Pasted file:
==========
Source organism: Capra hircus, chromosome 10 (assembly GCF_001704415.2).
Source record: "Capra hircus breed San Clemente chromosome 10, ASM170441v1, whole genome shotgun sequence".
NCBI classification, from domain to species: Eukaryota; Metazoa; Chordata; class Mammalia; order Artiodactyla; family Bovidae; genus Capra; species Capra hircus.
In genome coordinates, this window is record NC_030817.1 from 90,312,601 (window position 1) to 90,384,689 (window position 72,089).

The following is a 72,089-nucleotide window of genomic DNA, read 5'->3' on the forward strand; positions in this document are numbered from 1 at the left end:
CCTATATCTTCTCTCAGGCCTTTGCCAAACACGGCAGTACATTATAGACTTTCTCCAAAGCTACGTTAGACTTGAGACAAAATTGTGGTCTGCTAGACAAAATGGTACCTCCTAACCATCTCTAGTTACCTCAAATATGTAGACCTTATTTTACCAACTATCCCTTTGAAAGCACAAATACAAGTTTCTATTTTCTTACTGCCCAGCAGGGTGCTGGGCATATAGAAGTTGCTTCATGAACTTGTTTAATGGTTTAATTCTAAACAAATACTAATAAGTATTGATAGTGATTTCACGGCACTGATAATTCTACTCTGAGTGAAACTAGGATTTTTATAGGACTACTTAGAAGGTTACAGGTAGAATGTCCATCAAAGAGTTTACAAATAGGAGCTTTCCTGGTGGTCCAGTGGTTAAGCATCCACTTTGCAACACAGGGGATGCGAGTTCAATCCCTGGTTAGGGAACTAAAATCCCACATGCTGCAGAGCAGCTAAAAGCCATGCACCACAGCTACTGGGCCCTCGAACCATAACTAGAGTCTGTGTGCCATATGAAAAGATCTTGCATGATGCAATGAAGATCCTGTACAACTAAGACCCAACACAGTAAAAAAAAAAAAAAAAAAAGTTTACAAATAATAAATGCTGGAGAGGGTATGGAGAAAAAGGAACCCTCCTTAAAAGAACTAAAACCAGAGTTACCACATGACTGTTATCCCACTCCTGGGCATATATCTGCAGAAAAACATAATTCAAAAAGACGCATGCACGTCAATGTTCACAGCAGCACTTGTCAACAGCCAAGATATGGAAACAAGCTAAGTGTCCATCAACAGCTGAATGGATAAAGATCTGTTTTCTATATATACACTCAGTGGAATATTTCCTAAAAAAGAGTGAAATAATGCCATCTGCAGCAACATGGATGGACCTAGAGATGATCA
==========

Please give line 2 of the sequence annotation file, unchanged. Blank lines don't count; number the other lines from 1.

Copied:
Source record: "Capra hircus breed San Clemente chromosome 10, ASM170441v1, whole genome shotgun sequence".